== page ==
For many people with substance abuse disorder, their use of drugs is a coping mechanism for stressful situations. During CBT, therapists help their patients develop new coping mechanisms:
- Creative expression
- Regular exercise
- Volunteer work
- Communication with friends and therapists
- Cognitive reframing
A combination of physical and mental coping mechanisms usually leads to the most successful outcomes.
CBT can also involve exposure therapy, which is particularly helpful for treating panic disorder. In this type of therapy, the therapist exposes the patient to situations that he or she dreads. The amount of exposure increases gradually until the patient is comfortable in the challenging scenario. For example, for patients who have panic attacks when they drive, the first session of exposure therapy may simply involve looking at and discussing pictures of cars. Over time, exposure therapy helps the patients get used to being in and driving cars without triggering new panic attacks.
What About Prescription Medications?
Frequently, therapists prescribe medication to support their work in CBT. Selective serotonin reuptake inhibitors are the most commonly prescribed medications for the dual diagnosis of substance abuse disorder and panic disorder. Scientists are still studying how effective these drugs are for treating drug-related disorders, but SSRIs are already common for depression diagnoses.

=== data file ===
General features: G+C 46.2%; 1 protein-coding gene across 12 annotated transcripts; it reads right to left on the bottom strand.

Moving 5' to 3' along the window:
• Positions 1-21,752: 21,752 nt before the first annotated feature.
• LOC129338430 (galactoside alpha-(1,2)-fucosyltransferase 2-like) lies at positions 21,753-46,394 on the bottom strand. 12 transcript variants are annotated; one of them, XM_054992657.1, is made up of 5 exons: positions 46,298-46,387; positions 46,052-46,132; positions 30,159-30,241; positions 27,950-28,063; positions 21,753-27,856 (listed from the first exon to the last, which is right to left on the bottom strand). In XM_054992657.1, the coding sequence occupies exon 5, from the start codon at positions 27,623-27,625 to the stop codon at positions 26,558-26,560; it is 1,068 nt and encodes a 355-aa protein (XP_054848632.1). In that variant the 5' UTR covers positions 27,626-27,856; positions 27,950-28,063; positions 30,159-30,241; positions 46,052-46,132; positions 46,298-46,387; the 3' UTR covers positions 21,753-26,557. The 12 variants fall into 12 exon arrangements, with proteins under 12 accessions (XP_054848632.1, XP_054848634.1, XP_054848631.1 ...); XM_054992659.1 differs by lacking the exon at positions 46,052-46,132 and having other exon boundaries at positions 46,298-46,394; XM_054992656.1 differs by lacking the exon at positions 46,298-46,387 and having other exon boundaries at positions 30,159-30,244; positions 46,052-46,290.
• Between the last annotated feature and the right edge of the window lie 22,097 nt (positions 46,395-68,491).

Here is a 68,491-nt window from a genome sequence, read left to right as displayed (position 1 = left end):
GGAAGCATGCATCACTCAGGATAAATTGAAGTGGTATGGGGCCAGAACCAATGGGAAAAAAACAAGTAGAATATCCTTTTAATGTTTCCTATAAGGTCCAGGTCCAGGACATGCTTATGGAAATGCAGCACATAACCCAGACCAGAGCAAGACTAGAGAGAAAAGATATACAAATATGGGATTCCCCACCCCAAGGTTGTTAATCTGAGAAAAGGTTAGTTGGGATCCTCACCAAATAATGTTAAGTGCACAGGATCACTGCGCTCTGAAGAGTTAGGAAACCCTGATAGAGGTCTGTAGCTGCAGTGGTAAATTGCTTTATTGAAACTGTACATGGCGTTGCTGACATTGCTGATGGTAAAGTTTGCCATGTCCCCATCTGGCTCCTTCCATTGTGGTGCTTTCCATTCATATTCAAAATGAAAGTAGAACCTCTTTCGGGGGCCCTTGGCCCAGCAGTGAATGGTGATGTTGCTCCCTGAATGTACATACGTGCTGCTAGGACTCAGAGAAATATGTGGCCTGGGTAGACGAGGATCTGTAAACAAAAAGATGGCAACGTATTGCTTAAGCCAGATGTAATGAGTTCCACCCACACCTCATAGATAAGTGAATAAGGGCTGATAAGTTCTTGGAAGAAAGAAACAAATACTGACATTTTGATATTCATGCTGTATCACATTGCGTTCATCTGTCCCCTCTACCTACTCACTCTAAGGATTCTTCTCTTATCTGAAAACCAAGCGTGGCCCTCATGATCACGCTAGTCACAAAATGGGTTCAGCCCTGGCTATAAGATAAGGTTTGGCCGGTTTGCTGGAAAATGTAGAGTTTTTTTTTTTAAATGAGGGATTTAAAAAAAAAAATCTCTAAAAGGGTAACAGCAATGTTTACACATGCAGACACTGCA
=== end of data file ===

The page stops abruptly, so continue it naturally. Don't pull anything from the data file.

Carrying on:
More specifically, doctors may prescribe topiramate for people with panic disorder and difficulty with cocaine. Similarly, sertraline and paroxetine are common treatments for patients who have alcohol dependence and panic disorder. For the best results, doctors prescribe each patient a medication, observe his or her symptoms, and adjust the dosage or suggest a new medication based on any side effects.
What Are Some Other Treatment Plans?
Because substance abuse disorder and panic disorder are so complicated, some patients cannot receive treatment for both issues at the same time. In these cases, each patient’s team of therapists and doctors works with him or her to make the best treatment plan. In other situations, additions to CBT such as group therapy are helpful. Some patients also live in rehabilitation facilities for a while, where they are separated from environmental triggers in their homes and neighborhoods.
Getting help for substance use disorder and panic disorder is critical for achieving good outcomes with this comorbidity. To learn more about the relationship between drug use and panic attacks and to find the right recovery approach for you, reach out to Clean Recovery Centers via email at firstname.lastname@example.org or by phone at 1-813-548-5154. You can also visit submit a request for help online.